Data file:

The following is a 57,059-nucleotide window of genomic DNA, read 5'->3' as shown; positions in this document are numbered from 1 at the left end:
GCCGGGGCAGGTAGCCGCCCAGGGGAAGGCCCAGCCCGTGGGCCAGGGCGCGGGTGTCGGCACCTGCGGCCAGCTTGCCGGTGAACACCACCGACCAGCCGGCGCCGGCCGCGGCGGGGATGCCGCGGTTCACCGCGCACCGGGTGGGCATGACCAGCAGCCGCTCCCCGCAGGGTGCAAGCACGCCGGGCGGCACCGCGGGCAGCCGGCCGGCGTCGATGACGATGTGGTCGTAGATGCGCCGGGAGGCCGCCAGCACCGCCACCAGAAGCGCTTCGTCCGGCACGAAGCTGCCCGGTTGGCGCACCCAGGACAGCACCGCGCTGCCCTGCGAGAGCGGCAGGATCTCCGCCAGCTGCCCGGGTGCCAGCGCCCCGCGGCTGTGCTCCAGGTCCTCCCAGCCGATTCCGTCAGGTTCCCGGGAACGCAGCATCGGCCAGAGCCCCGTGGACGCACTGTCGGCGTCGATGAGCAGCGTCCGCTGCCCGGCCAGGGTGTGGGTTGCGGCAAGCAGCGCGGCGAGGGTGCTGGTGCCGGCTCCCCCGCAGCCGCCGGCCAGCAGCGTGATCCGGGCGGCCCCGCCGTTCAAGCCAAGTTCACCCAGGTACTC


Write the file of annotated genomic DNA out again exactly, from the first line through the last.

The following is a 57,059-nucleotide window of genomic DNA, read 5'->3' as shown; positions in this document are numbered from 1 at the left end:
GCCGGGGCAGGTAGCCGCCCAGGGGAAGGCCCAGCCCGTGGGCCAGGGCGCGGGTGTCGGCACCTGCGGCCAGCTTGCCGGTGAACACCACCGACCAGCCGGCGCCGGCCGCGGCGGGGATGCCGCGGTTCACCGCGCACCGGGTGGGCATGACCAGCAGCCGCTCCCCGCAGGGTGCAAGCACGCCGGGCGGCACCGCGGGCAGCCGGCCGGCGTCGATGACGATGTGGTCGTAGATGCGCCGGGAGGCCGCCAGCACCGCCACCAGAAGCGCTTCGTCCGGCACGAAGCTGCCCGGTTGGCGCACCCAGGACAGCACCGCGCTGCCCTGCGAGAGCGGCAGGATCTCCGCCAGCTGCCCGGGTGCCAGCGCCCCGCGGCTGTGCTCCAGGTCCTCCCAGCCGATTCCGTCAGGTTCCCGGGAACGCAGCATCGGCCAGAGCCCCGTGGACGCACTGTCGGCGTCGATGAGCAGCGTCCGCTGCCCGGCCAGGGTGTGGGTTGCGGCAAGCAGCGCGGCGAGGGTGCTGGTGCCGGCTCCCCCGCAGCCGCCGGCCAGCAGCGTGATCCGGGCGGCCCCGCCGTTCAAGCCAAGTTCACCCAGGTACTC